A new scheme for digital optical computing, utilizing a non-holographic opto-electronic addressable memory (CAM), is discussed. To illustrate the performance of this arithmetic processor, the design of an optical binary carry look-ahead adder (CLA), also, the design of a binary, a logarithmic number (LN) and a residue number (RN) multipliers are presented. Compared to existing opto-electronic approaches, this non-holographic CAM offers a number of practical advantages, such as fast processing speed, ease of optical implementation and alignment. Two spatial input data encoding techniques, an active low and high, are discussed. A multioperation multibit CAM processor is presented. Experimental results for a CLA adders; and a binary, residue and logarithmic number multipliers are also presented.
Several new higher-order spatial symbol recognition methods for optical symbolic
substitution-based calculations are presented. In case of logic processing, higher-order
symbolic substitution (SS) rules can be applied to implement multi-variable logic functions.
In binary arithmetical calculations requiring carry propagation, the simultaneous processing
of a number of bits increases computational speed. Finally, using higher-order SS rules,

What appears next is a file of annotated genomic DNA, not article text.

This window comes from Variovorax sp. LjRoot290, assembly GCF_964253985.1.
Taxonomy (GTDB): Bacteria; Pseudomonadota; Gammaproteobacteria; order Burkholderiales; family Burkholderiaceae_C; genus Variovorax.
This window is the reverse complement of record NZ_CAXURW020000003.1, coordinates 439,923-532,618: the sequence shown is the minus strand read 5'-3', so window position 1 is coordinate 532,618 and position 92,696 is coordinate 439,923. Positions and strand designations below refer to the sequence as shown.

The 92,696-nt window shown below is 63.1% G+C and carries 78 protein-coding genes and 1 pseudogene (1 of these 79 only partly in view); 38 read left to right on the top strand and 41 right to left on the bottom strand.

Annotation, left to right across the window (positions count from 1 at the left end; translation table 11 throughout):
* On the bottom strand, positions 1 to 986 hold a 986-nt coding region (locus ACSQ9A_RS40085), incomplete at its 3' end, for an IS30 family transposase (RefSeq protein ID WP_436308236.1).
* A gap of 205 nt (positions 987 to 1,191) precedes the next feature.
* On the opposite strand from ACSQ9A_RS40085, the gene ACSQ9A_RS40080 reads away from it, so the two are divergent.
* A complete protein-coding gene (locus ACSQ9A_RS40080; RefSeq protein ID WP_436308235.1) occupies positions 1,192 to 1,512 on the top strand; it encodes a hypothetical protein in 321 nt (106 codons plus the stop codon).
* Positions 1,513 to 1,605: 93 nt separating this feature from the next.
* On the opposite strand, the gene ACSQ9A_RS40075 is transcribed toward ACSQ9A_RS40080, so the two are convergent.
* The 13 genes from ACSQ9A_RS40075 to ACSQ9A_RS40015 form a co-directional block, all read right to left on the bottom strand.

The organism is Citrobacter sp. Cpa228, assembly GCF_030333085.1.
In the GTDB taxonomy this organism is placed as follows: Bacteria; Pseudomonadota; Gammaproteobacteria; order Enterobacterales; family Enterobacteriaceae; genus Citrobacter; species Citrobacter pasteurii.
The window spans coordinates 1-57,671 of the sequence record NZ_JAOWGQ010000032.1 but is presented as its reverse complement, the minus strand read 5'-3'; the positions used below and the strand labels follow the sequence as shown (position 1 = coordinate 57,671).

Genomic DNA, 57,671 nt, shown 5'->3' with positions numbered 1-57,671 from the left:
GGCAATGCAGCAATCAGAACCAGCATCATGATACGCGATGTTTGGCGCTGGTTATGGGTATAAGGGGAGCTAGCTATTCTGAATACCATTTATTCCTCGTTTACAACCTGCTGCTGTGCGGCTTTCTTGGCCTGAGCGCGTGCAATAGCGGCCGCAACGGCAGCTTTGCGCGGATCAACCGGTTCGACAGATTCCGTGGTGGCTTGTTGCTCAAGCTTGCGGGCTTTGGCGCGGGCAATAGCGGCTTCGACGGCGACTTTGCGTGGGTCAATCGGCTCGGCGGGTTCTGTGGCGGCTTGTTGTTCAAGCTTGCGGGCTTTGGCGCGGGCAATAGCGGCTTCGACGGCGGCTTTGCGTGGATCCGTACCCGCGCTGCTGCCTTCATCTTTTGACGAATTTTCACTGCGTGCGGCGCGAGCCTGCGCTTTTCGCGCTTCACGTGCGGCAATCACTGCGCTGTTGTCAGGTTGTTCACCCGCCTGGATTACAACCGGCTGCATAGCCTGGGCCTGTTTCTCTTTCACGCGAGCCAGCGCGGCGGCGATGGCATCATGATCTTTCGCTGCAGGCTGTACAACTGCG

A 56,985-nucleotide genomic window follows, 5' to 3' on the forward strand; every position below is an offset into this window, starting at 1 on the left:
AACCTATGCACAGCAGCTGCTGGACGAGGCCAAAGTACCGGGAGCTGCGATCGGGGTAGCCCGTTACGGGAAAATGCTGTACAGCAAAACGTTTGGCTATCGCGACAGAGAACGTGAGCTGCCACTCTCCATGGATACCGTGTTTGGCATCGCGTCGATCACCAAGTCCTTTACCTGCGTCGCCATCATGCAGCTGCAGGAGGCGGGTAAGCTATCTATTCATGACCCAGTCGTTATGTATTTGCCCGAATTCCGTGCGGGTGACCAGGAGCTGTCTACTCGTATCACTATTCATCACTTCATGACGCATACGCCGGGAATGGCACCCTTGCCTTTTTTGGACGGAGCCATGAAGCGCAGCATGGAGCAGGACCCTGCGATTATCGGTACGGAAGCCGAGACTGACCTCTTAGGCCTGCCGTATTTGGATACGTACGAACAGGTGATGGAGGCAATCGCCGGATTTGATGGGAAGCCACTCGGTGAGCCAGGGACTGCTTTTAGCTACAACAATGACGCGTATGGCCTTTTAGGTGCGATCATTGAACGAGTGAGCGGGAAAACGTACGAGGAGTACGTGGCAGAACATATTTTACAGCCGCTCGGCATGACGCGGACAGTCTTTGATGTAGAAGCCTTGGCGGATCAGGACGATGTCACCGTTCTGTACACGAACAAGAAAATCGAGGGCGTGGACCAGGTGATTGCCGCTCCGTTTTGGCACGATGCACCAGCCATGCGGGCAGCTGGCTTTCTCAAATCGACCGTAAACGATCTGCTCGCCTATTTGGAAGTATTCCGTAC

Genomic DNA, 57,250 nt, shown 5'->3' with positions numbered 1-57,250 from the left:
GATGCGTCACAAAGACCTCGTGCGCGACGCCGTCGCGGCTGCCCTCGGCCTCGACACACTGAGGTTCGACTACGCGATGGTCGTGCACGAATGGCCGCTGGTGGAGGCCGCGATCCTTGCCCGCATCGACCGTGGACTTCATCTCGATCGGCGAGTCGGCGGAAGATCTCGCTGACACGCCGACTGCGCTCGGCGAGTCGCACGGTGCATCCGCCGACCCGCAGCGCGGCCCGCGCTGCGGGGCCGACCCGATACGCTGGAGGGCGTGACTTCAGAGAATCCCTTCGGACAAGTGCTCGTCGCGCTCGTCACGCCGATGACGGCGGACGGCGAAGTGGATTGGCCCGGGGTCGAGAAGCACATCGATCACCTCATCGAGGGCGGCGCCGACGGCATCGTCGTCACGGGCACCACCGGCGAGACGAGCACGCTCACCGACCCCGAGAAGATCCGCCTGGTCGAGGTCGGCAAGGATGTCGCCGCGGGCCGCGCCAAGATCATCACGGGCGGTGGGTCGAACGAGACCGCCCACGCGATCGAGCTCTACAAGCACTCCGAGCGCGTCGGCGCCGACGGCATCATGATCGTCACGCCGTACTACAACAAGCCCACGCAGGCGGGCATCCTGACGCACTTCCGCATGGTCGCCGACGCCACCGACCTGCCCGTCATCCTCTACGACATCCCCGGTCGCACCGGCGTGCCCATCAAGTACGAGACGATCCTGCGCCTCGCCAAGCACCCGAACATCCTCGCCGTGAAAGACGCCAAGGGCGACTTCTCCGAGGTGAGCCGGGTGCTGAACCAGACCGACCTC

image processing can be perform using larger windows. Both, multiplicative and additive
techniques for a spatial symbol recognition are discussed. Four different optical architectures,
a multi-reflecting technique using an optical cavity, a correlation, a phase conjugation
and a content-addressable memory (CAM) techniques, are suggested. Optical either
dual-rail (DR) or triple-rail (TR) spatial encoding is employed. Some preliminary
experimental results are also included.
The modified signed-digit (MSD) number system, because of its inherent weak interdigit dependance, has been suggested as a useful means for a fast and parallel digital arithmetic. To maintain a fast processing speed, a single-stage holographic optical content-addressable memory (CAM) based MSD algorithm was suggested. In this paper, a novel non-holographic opto-electronic CAM based fast MSD addition processing architecture is proposed. The proposed concept has been verified with our first-order proof-of-principle experiments. A figure of merit comparison of this and other existing approaches is also presented. Based on this key opto-electronic CAM element, implementation of more sophisticated I'VISD arithmetic, such as optical MSD subtraction and multiplication operations, are proposed.